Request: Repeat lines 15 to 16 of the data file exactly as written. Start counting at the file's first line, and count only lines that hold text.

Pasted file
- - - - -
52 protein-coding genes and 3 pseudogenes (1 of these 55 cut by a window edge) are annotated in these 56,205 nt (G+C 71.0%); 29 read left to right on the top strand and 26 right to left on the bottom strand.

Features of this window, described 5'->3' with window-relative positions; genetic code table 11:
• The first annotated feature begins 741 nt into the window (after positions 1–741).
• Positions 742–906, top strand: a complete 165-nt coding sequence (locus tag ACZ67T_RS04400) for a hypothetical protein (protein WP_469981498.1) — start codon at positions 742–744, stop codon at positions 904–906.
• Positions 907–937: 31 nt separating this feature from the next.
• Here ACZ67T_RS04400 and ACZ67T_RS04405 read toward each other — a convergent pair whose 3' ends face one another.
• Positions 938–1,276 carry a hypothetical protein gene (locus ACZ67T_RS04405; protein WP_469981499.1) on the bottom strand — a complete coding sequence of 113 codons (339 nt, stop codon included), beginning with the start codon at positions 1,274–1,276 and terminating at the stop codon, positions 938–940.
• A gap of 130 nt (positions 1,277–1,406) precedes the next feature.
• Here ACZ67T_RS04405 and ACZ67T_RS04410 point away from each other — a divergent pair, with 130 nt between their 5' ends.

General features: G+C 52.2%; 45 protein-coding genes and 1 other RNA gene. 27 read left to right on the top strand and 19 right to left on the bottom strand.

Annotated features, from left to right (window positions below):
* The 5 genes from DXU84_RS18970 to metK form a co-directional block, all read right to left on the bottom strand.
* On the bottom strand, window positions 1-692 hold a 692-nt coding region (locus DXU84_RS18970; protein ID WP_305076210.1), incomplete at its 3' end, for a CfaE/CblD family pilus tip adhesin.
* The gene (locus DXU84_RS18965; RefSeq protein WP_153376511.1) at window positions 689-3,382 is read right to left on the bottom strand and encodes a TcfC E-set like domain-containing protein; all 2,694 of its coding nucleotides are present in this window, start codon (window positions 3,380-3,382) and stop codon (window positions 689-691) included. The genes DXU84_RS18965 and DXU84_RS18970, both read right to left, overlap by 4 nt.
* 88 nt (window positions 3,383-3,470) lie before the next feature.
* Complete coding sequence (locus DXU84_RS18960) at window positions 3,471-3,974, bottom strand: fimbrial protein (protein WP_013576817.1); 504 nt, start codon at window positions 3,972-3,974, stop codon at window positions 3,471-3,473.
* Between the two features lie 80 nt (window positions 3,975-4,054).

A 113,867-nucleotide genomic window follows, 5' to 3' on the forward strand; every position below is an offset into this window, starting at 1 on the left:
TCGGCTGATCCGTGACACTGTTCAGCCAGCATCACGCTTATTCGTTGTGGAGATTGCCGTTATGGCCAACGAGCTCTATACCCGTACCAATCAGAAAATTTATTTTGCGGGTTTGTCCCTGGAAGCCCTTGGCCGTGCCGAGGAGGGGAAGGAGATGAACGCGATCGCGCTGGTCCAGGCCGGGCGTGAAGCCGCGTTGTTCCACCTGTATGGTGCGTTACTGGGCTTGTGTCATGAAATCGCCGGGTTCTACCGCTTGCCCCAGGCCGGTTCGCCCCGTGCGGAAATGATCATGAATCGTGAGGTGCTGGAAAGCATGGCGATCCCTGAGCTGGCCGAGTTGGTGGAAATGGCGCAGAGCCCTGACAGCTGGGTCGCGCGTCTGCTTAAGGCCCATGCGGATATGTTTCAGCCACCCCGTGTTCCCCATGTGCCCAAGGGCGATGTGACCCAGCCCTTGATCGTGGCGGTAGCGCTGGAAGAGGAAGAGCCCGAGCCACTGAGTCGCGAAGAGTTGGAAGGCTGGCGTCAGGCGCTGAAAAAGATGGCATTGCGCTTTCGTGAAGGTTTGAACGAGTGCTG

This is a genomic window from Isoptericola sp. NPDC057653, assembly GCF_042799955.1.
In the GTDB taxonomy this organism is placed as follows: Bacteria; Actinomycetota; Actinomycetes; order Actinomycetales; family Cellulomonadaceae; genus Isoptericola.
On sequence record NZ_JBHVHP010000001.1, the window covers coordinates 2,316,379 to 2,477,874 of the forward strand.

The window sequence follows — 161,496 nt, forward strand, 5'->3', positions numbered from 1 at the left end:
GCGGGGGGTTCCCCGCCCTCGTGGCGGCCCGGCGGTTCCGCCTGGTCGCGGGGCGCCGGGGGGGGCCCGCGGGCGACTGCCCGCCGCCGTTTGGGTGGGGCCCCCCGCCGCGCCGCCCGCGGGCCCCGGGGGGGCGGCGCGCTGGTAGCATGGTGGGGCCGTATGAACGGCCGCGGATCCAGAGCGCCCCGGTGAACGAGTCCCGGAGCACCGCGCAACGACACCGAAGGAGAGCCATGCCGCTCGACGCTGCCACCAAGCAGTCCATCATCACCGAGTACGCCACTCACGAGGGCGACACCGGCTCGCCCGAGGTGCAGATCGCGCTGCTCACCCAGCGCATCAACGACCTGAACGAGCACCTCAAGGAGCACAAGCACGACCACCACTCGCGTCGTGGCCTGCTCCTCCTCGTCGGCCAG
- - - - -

* 88 nt (window positions 3,383-3,470) lie before the next feature.
* Complete coding sequence (locus DXU84_RS18960) at window positions 3,471-3,974, bottom strand: fimbrial protein (protein WP_013576817.1); 504 nt, start codon at window positions 3,972-3,974, stop codon at window positions 3,471-3,473.